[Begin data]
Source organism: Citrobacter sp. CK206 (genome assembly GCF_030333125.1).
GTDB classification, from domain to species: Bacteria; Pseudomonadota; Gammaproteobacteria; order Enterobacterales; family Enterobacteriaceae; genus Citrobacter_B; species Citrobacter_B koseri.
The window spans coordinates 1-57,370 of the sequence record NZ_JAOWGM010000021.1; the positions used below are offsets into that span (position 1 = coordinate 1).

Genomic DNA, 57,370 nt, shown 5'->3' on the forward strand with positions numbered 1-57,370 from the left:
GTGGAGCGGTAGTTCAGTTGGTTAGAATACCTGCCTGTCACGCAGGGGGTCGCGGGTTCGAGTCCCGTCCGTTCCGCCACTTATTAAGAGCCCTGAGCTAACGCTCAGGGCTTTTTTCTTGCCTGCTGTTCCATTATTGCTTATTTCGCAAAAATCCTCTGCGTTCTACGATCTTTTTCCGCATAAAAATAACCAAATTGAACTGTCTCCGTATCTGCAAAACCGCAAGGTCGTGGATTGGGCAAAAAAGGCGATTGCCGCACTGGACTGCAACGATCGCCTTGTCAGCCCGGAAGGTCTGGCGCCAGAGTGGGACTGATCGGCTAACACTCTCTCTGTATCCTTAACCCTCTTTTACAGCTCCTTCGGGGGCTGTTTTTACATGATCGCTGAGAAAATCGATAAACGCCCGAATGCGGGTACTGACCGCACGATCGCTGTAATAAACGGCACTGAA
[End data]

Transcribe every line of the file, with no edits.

Source organism: Citrobacter sp. CK206 (genome assembly GCF_030333125.1).
GTDB classification, from domain to species: Bacteria; Pseudomonadota; Gammaproteobacteria; order Enterobacterales; family Enterobacteriaceae; genus Citrobacter_B; species Citrobacter_B koseri.
The window spans coordinates 1-57,370 of the sequence record NZ_JAOWGM010000021.1; the positions used below are offsets into that span (position 1 = coordinate 1).

Genomic DNA, 57,370 nt, shown 5'->3' on the forward strand with positions numbered 1-57,370 from the left:
GTGGAGCGGTAGTTCAGTTGGTTAGAATACCTGCCTGTCACGCAGGGGGTCGCGGGTTCGAGTCCCGTCCGTTCCGCCACTTATTAAGAGCCCTGAGCTAACGCTCAGGGCTTTTTTCTTGCCTGCTGTTCCATTATTGCTTATTTCGCAAAAATCCTCTGCGTTCTACGATCTTTTTCCGCATAAAAATAACCAAATTGAACTGTCTCCGTATCTGCAAAACCGCAAGGTCGTGGATTGGGCAAAAAAGGCGATTGCCGCACTGGACTGCAACGATCGCCTTGTCAGCCCGGAAGGTCTGGCGCCAGAGTGGGACTGATCGGCTAACACTCTCTCTGTATCCTTAACCCTCTTTTACAGCTCCTTCGGGGGCTGTTTTTACATGATCGCTGAGAAAATCGATAAACGCCCGAATGCGGGTACTGACCGCACGATCGCTGTAATAAACGGCACTGAA